In a comparable way, Jeremiah’s symbolic purchase of a field that expresses hope for the future in chapter 32 is interrupted by a prayer that expresses astonishment that the Lord should act thus for a disobedient people (the second part of chapter 32). This prayer receives an answer that underlines the evil of Israel and Judah and says nothing of their turning other than that they have failed to do it, but again speaks of divine initiative in restoration under the general principle, “Indeed, I am the Lord, the God of all flesh. Is anything too hard for me?” (Jeremiah 32.27)

Trying to find internal consistency and determine how we are to interpret Jeremiah’s calls for repentance if God had made His mind up already to destroy Judah, Moberly turns to the verses from Jeremiah 18 immediately preceding those quoted above (vv. 1-4):

The LORD said to Jeremiah: “Go down at once to the potter’s house. I will speak to you further there.” So I went down to the potter’s house and found him working at his wheel. Now and then there would be something wrong with the pot he was molding from the clay with his hands. So he would rework the clay into another kind of pot as he saw fit.

From this Moberly notes,

  1. The vessel is spoiled.
  2. The potter remakes it.
  3. The new vessel appears to be a remaking of the original vessel which is not discarded as it might have been.
  4. The potter does what he does as seems good to him.

Pay attention especially to number 3, of which Moberly remarks, “…This can be taken as a picture of a fresh start that is entirely dependent on the will of the potter ‘as seemed good to him,’ to work with recalcitrant material rather than start afresh with new clay.”

Now let me be clear: I have no idea what Moberly believes about Calvinism; that is not directly his point. He does think this passage has implications for the theology of Jeremiah as regards divine sovereignty vs. humanity’s free will.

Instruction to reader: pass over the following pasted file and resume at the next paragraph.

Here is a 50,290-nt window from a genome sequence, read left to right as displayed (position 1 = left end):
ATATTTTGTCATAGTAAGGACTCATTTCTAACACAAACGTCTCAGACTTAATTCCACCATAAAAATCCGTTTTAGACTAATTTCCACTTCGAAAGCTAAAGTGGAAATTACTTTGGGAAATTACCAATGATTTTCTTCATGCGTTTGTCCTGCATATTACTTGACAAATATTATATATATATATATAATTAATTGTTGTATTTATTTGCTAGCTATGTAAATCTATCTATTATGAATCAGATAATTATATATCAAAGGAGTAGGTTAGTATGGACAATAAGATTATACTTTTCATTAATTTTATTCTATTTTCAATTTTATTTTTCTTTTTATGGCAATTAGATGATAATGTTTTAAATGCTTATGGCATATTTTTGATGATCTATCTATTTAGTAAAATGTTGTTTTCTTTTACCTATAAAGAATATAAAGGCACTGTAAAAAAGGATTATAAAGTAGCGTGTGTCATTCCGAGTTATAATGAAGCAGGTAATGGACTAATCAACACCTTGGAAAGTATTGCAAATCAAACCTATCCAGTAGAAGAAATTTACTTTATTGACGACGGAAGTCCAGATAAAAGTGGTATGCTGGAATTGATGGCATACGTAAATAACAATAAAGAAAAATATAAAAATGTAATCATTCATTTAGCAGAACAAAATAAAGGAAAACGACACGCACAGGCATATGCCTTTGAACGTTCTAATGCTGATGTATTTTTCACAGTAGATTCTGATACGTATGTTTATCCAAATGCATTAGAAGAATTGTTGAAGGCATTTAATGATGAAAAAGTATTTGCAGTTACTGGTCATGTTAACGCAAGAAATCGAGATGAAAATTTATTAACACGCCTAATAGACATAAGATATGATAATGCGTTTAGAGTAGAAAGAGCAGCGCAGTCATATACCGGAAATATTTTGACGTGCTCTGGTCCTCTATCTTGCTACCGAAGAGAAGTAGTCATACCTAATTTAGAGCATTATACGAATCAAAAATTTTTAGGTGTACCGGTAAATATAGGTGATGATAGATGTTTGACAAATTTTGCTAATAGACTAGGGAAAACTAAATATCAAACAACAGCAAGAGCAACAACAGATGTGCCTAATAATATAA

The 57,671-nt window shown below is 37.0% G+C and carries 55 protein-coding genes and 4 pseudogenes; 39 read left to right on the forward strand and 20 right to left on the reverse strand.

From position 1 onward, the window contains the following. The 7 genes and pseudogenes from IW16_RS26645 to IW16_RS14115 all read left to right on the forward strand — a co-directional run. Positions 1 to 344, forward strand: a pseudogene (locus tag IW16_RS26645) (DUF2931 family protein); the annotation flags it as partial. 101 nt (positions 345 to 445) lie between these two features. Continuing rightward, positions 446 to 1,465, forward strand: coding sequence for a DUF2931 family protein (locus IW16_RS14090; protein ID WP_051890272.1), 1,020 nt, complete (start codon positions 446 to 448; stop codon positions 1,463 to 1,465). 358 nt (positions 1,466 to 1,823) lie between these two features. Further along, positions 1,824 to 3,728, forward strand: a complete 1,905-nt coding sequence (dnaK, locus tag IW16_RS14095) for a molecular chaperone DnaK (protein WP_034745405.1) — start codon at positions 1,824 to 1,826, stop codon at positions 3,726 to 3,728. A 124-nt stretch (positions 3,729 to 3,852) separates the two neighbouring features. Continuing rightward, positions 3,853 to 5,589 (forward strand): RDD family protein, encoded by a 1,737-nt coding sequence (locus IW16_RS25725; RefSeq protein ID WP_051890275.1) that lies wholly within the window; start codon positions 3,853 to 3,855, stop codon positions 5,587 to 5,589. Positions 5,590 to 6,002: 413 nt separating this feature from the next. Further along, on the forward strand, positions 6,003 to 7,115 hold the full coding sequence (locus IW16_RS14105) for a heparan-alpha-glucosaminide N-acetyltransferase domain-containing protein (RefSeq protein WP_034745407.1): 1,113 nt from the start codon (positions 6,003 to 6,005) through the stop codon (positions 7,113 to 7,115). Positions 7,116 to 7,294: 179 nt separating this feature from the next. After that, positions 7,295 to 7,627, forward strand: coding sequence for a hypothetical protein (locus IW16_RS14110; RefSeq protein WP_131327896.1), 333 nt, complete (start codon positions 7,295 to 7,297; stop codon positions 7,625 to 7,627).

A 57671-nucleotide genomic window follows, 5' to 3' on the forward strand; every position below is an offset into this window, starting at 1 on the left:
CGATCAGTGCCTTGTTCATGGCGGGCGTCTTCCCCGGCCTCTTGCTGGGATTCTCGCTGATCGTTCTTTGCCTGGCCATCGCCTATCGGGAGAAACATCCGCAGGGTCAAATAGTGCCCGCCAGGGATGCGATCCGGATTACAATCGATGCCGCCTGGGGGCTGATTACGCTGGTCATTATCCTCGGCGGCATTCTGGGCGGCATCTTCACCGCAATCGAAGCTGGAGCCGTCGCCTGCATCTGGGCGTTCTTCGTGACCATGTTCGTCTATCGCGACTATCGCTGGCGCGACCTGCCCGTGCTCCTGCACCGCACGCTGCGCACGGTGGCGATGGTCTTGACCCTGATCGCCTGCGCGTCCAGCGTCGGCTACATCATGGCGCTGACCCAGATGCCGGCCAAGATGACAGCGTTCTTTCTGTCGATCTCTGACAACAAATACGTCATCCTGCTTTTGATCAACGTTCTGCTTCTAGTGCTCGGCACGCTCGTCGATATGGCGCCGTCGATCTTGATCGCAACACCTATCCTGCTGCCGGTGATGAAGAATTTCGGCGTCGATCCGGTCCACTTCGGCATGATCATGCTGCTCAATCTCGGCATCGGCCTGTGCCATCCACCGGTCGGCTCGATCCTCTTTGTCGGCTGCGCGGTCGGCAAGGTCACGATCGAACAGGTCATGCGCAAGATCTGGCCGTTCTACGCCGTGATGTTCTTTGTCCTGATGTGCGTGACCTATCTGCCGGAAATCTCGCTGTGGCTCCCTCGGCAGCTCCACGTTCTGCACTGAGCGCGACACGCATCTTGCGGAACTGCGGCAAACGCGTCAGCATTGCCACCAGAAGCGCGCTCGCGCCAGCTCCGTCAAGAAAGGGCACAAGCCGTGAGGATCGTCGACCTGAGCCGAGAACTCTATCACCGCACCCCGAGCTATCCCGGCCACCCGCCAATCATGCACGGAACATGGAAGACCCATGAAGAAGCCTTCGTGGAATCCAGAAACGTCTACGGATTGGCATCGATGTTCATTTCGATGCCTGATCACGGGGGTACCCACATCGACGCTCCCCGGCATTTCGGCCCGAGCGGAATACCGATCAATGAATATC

Bringing it home

What I think is interesting is that points 3 and 4 match my belief that the predestination language of Romans 9 refers specifically and only to God’s dealings with His covenant people as a matter of salvation history. Notice the parallels to Paul’s arguments in Romans 9-11 concerning ethnic Israel.

For one, Paul believes that Israel’s hardening was part of God’s plan to bring in the Gentiles; this hardening, like that of Pharaoh, was merely the giving over to their own evil desires (cf. Romans 1.24), but was not a permanent state of rejection. Like the obstinate clay of Jeremiah’s potter, God did not simply destroy the offenders, but retained them for His own use. In fact, in chapter 11 Paul argues that the promises of God to ethnic Israel would only be truly fulfilled after that point. This parallels Jeremiah’s statements: the time had passed in which repentance could bring salvation for the people of God. The only way that God could accomplish His plan of redemption was through judgment, and even after that judgment, Israel was not to be saved by her own turning, but at God’s initiative (cf. Rom 9.16). God had to fulfill His promises, and He did so in the gracious way that allowed for (and depended on) the induction of the nations into His salvation. Predestination was corporate and it was redemptive: there is certainly no double predestination argued in Romans 9-11.

Why does God go about things in this manner? Here again, Jeremiah and Paul agree: because it seemed good to Him (Jer 18.4; Rom 9.18). It seemed good to Him because it demonstrates His power (Jer 32.27; Rom 9.22). Moreover, God did this for the reason stated in Romans 9.23-24: “…to make the riches of his glory known to the objects of his mercy, whom he prepared in advance for glory— even us, whom he also called, not only from the Jews but also from the Gentiles.” God’s glory is demonstrated by His great mercy.

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  • Quite a long post! I share your learnings that Jeremiah seems to be speaking much more clearly, but I also share a bias against a strong view of Calvinism. Thanks for sharing this. I am copying this to a word document to read it more closely in the morning.

  • Quite a long post! I share your learnings that Jeremiah seems to be speaking much more clearly, but I also share a bias against a strong view of Calvinism. Thanks for sharing this. I am copying this to a word document to read it more closely in the morning.

  • Dan

    Stephen,
    Excellent stuff! I remember being told repeatedly by a moderately calvinistic professor that Ro 9-11 is not about individual election, but about God’s dealings nationally. Even as a strong Calvinist at the time, I accepted his teaching. Just one more example of a passage that is often stripped of its covenantal context.

    Due to Wright’s article in Climax of the Covenant I also believe that Ro 9-11 is not promising a future massive infusion of Jews into the Christian faith, simply that “now” (v. 31) they may receive mercy. Is this the FP view?
    Dan

  • Dan

    Stephen,